One of the more commonly used strategies by investors is to follow insider transactions. Some might even assume that since insiders are “in the know”, they might be better equipped to predict the share price of a company. Consistent insider purchases may indicate an undervalued share price. On the other hand, there might be others who would turn the argument around and say that if insiders are selling, then bad news is likely to be around the corner. Though, it must be noted that there is no basis for that as insiders might be selling for their own personal reasons….
One of the more commonly used strategies by investors is to follow insider transactions. Some might even assume that since insiders are “in the know”, they might be better equipped to predict the share price of a company.
Consistent insider purchases may indicate an undervalued share price. On the other hand, there might be others who would turn the argument around and say that if insiders are selling, then bad news is likely to be around the corner. Though, it must be noted that there is no basis for that as insiders might be selling for their own personal reasons.
In addition, while substantial shareholders (shareholders who control 5% or more of a company) are often not involved with managing the company and are thus not strictly classified as ‘insiders’, their moves with a company’s shares might be worth noting too for the simple reason that substantial shareholders have a big stake in a company and would likely have done the requisite homework.
With these in mind, let’s take a look at two companies that have had substantial shareholder activity over the past two weeks.
1. Noble Group Limited (SGX: N21)
Operating from over 140 locations worldwide, Noble Group manages a portfolio of global supply chains covering a wide range of commodities, such as agricultural and energy products, and metals, minerals, and ores.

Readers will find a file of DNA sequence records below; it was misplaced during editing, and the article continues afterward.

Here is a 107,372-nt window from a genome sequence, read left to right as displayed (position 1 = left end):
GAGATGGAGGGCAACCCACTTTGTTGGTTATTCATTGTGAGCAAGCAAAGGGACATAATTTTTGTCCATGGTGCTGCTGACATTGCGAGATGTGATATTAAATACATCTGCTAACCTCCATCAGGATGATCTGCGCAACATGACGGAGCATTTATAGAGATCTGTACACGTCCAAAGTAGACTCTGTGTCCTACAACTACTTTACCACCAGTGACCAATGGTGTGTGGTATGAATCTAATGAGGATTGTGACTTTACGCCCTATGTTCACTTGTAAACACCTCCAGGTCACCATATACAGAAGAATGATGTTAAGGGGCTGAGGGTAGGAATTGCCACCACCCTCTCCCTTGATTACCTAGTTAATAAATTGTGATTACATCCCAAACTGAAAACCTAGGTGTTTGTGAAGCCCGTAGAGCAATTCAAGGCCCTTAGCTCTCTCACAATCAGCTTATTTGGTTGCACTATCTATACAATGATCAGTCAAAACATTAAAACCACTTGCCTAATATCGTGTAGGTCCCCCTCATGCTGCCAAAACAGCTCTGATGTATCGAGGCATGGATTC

By being the “middle-man”, Noble sources bulk commodities from low cost regions such as South America, and South Africa, and supplies the demand from high growth markets located in Asia and the Middle East.
On 29 December 2014, Franklin Resources, Inc. commonly known as “Franklin Templeton Investments,” scooped up 992,000 shares of Noble for a total sum of S$1.1 million. The transaction has managed to prop up Franklin Resources’ stake in the company from 5.98% to 6%.
Noble Group is trading at S$1.14 as of 31 December 2014. At that price, the company’s valued at 30 times its trailing earnings and has a modest dividend yield of 0.8%.
2. REX International Holding Ltd (SGX: 5WH)
Rex, an oil & gas exploration and production (E&P) outfit, currently operates in Norway, UAE, Oman, and the U.S.; these are areas where the company has oil & gas assets. Within the industry, Rex is known for its expertise in exploration-related technologies – such as Rex Gravity, Rex Seepage, and Rex Virtual Drilling – which it provides to other oil & gas companies.
On 23 December 2014, FIL Limited, a fund management outfit and substantial shareholder of the firm, snapped up 500,000 shares for a total consideration of S$234,850. The transaction pushed up FIL Limited’s interest in Rex from 6.97% to 7.01%.
Rex’s shares last traded at S$0.38 on Wednesday. With no profits in sight at the moment, the company does not have a P/E ratio and has not paid out a dividend as well.
But, Rex is taking steps to grow its business. In December, the company announced that it has completed the full acquisition of Rex Technology Management Ltd (“RTM”). The purchase allows Rex to obtain RTM’s suite of proprietary and innovative exploration technologies.
There a number of benefits that come with the acquisition, according to Rex. The first thing is that an annual value of about US$10 million from RTM’s existing contracts will be consolidated into Rex’s revenue from December 2014. Secondly, with complete control over the use of RTM’s technologies, Rex can now offer a standalone service for a fee to partners and clients who are unable to offer equity stakes in concessions; this can “significantly reduce” the exploration costs of Rex’s clients.
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The information provided is for general information purposes only and is not intended to be personalised investment or financial advice. Motley Fool Singapore contributor James Yeo doesn’t own shares in any companies mentioned.